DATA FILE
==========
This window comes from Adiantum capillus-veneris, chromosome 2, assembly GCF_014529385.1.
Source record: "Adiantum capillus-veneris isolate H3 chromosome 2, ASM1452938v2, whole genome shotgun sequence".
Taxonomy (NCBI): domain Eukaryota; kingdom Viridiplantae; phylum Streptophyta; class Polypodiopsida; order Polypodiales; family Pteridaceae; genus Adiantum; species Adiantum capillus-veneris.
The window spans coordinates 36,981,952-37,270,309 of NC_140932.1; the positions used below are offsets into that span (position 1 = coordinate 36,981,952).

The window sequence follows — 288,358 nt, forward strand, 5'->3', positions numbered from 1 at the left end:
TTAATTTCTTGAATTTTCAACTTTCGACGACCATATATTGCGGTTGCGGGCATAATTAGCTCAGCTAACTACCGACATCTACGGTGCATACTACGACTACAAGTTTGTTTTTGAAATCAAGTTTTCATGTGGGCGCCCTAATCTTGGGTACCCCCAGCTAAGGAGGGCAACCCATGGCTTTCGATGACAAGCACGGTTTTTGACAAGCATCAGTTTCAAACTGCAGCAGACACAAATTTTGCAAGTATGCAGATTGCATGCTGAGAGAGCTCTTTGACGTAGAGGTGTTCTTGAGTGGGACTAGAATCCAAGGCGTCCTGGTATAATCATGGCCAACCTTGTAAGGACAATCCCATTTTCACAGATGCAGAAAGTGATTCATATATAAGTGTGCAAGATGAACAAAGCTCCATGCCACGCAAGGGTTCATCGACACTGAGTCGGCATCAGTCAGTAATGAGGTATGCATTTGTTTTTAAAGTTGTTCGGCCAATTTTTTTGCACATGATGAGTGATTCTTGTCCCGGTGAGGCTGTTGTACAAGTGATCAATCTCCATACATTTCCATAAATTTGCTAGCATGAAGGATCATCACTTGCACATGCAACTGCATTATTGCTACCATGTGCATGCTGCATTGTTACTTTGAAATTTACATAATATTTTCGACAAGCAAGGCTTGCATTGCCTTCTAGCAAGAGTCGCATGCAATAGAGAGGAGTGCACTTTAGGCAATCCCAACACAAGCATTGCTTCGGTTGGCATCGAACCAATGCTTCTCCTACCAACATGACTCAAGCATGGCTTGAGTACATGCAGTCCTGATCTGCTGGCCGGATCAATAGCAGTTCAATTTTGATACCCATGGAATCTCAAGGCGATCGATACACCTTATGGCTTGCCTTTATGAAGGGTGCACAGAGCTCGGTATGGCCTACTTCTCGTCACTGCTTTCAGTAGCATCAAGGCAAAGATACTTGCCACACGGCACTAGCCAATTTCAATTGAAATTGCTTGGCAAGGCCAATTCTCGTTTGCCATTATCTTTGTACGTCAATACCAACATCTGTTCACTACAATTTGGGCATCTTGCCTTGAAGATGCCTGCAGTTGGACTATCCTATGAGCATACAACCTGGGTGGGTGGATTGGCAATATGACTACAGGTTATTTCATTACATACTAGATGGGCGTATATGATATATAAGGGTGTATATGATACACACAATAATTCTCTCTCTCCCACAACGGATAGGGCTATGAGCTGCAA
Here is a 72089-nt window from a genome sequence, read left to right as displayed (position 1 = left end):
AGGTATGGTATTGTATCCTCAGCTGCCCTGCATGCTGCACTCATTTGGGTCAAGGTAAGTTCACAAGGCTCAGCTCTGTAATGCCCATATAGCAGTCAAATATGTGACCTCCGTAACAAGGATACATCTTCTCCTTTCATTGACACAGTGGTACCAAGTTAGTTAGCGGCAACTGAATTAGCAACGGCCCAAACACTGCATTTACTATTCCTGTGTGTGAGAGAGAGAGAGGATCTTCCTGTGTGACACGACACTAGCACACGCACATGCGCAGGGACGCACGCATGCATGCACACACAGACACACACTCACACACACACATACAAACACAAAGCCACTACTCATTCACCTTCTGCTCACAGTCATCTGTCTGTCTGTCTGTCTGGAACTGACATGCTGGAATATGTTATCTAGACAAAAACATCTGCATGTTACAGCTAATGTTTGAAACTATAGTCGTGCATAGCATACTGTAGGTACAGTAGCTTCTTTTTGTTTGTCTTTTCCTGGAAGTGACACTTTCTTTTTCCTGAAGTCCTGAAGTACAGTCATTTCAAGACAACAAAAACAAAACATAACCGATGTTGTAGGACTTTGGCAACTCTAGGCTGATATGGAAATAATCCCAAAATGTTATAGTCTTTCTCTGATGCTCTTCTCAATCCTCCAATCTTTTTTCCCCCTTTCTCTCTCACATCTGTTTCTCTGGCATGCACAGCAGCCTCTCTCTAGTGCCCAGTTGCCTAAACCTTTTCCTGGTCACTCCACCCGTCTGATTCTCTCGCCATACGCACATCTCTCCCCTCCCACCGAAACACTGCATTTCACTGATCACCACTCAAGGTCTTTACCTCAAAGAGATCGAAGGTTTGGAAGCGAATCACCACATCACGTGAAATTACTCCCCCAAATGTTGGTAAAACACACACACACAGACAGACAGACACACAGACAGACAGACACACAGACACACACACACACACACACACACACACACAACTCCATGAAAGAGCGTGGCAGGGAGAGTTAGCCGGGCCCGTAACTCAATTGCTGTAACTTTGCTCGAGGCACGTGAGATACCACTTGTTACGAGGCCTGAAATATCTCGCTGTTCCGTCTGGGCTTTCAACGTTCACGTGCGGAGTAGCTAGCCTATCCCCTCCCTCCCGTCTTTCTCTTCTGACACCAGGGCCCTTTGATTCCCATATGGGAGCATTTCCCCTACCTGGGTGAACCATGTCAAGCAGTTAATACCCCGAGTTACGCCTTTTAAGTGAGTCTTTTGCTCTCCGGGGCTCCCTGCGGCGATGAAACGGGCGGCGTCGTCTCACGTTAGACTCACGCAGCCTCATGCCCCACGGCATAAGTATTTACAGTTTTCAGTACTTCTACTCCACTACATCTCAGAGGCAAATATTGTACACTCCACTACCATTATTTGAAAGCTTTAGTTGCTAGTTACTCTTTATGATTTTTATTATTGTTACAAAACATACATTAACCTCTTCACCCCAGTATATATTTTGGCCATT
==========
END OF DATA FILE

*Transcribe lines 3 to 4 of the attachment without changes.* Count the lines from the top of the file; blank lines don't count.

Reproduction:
Taxonomy (NCBI): domain Eukaryota; kingdom Viridiplantae; phylum Streptophyta; class Polypodiopsida; order Polypodiales; family Pteridaceae; genus Adiantum; species Adiantum capillus-veneris.
The window spans coordinates 36,981,952-37,270,309 of NC_140932.1; the positions used below are offsets into that span (position 1 = coordinate 36,981,952).